On the fifth day of dashboard week, my viz coach gave to me, a Power BI break from sanity.
While for the most part The Information Lab sticks to Tableau and Alteryx as its ETL and Visualization softwares of choice, there comes a time when every Data Schooler must stick their toe into the uncharted waters of Power BI.
Our data today came from a real fruit vendor who posted three years of transaction information on Kaggle. The challenge was to build a KPI dashboard for the store owner using Power BI.
Toying with Power BI
I have never used Power BI. My only experience with Microsoft data visualization is from Excel. I basically haven’t looked back since starting to use Tableau. However, many large companies the world over rely on Powe BI to deliver their business intelligence insights.
It’s amazing how two programs that perform similar functions (Tableau and Power BI) can have such different interfaces and strategies for use. While Tableau is based on understand how your fields create visualizations through the x and y (or row and column) axes, Power BI moves in the opposite direction. Start with the kind of chart you want to make, then fill in the appropriate fields. It was a little hard to wrap my brain around. Basically, Power BI wants to do a lot of legwork for you, but if you don’t understand what it’s trying to do for you, it’s easy to get very lost.
After getting a little overwhelmed at the Power BI interface, I decided to do a little data investigation back in Tableau. Mostly, I was trying to understand how to calculate the sales per line in the data set. This was easy to investigate via a parameter in Tableau that switched between different price fields. I have no idea how I might have done that in Power BI.
After approximating how to calculate total sales, I moved over to Power BI. I wanted to use the KPI functions to show how the sales per month per category changed from the previous year’s value. In Tableau, I would have whipped these values out with some nifty LODs or table calculations. In Power BI, I was lost. Luckily, I still had Alteryx to help me with aggregations and multi-row formulas. That way, I created a file that had a record for each month and category with sales, cost and units.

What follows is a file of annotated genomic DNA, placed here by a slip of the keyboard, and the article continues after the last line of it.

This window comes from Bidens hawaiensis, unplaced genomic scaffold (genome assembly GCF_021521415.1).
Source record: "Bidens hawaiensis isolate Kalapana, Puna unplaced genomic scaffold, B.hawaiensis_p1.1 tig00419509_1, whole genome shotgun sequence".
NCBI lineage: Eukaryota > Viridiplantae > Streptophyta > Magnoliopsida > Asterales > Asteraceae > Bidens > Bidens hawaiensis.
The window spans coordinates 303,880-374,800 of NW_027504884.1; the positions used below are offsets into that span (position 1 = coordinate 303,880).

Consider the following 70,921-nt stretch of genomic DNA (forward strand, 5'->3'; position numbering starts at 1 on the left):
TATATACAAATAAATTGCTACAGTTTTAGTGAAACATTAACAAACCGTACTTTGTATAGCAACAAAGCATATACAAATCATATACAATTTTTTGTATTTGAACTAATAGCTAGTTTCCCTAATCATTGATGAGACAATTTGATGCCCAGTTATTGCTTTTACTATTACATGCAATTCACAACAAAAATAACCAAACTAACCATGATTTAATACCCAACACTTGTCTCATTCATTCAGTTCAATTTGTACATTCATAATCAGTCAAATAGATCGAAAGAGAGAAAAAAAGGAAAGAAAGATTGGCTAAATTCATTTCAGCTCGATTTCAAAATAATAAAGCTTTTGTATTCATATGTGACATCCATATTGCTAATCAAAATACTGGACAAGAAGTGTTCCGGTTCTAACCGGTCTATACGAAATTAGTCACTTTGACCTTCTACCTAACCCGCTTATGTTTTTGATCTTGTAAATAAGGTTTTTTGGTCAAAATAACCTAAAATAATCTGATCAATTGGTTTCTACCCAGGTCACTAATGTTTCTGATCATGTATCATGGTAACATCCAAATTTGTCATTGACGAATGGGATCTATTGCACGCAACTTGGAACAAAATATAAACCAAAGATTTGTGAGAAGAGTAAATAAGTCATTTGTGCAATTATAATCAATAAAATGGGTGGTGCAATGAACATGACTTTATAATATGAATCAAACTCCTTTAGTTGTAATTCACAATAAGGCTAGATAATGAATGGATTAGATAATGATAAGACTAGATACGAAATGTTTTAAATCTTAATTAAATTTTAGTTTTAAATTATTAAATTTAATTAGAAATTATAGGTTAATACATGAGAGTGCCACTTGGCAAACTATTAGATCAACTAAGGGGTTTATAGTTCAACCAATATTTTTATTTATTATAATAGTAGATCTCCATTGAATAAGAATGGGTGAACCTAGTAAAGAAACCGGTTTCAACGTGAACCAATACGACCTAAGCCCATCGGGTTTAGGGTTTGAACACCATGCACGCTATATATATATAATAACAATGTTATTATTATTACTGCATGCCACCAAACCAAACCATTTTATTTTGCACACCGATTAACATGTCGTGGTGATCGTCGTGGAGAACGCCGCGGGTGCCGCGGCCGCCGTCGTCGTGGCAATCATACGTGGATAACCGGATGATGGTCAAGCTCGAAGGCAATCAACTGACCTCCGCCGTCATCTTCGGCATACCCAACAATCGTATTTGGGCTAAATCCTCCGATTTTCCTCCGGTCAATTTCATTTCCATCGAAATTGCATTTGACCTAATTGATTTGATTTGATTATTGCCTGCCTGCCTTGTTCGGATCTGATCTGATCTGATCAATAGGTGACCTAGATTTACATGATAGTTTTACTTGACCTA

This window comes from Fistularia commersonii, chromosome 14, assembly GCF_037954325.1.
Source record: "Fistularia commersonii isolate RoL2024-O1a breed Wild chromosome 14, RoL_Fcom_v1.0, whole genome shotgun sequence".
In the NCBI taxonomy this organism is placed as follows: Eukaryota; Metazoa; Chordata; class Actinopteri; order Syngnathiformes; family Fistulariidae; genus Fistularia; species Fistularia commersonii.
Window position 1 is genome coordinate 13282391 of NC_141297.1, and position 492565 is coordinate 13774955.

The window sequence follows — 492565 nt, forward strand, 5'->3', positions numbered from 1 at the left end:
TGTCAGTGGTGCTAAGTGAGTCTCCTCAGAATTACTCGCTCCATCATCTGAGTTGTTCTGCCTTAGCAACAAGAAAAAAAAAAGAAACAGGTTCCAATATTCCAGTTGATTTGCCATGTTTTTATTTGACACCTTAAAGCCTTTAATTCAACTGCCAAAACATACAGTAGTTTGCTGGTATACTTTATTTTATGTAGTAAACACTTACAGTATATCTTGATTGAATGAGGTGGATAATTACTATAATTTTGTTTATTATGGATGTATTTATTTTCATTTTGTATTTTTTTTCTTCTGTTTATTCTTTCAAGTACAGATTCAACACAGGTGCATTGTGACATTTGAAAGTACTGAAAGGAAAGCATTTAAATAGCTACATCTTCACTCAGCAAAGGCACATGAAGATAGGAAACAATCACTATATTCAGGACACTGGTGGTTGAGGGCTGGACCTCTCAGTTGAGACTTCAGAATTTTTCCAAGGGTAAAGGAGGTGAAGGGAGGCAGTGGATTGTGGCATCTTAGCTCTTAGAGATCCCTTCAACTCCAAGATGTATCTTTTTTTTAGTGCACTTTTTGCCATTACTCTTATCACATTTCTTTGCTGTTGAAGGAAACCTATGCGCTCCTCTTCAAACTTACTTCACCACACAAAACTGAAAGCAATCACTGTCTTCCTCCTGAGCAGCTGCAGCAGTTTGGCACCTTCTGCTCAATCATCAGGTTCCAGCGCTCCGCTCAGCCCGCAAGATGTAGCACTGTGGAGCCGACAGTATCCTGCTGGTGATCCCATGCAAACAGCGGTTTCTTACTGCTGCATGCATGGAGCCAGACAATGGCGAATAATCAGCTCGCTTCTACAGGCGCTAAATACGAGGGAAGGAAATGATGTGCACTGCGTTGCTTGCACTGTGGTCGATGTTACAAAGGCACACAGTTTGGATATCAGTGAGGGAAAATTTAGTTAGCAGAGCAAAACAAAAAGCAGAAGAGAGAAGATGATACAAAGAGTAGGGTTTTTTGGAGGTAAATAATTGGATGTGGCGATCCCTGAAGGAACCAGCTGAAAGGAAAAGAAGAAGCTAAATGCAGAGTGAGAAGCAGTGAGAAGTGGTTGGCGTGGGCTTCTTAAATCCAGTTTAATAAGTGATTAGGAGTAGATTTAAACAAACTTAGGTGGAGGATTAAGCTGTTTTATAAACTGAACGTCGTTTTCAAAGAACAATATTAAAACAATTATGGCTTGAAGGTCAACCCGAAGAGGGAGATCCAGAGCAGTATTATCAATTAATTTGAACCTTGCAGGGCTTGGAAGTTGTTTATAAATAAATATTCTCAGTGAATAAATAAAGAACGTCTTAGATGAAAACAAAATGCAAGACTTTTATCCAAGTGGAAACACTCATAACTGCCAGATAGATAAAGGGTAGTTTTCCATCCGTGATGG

I brought that into Power BI along with the original file and then I got stumped on how to match up these files. Using Power BI’s data modeling functions you can specify the relationships between tables. However, I got confused on whether Power BI though the connections I was drawing were joins, something akin to a blend, or another process entirely.
After a lot of deleting and re-uploading data sources, I finally seemed to get the fields to match the way I wanted. Here’s my sketch of the dashboard I was planning to build.
I really struggled to get the filtering to work across multiple data sources, something I could have done easily with Tableau’s data blending feature. I also took a long time to figure out that I needed to add a ‘Slicer’ visualization if I actually wanted to put the filter in the dashboard itself. Who could have guessed? Finally, everything fell out approximately according to plan, here’s my final viz.
Not my most beautiful viz, but a decent one for three hours in an entirely new program.
With that, it’s sayonara to Dashboard week. I feel like the week has been very valuable for me in two primary ways. 1) It feels much lower stress to quickly write and publish a blog, and 2) I feel far more comfortable with basing my visualizations off of designs I see elsewhere on the web or in books. Best of luck to the next cohort!